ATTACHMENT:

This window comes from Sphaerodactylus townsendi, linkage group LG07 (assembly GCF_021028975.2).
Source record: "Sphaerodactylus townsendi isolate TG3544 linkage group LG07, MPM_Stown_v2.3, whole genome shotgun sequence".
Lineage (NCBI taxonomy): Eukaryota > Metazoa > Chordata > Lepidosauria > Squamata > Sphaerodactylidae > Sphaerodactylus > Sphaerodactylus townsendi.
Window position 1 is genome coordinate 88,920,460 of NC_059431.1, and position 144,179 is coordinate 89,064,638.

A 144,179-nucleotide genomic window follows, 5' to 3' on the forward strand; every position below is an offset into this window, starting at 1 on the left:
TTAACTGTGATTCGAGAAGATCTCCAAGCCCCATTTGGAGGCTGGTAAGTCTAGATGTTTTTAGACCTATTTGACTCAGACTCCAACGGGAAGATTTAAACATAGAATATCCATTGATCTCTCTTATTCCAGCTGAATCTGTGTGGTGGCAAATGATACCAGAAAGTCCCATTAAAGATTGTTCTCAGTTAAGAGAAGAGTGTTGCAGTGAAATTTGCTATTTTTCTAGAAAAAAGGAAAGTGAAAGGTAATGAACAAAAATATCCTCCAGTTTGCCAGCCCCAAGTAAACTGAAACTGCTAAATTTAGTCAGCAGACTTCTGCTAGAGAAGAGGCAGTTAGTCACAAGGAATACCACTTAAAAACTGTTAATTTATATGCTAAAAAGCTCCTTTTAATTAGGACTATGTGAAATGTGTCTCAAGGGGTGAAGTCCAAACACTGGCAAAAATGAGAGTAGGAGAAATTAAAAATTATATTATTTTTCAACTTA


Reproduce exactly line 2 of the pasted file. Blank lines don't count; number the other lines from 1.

Source record: "Sphaerodactylus townsendi isolate TG3544 linkage group LG07, MPM_Stown_v2.3, whole genome shotgun sequence".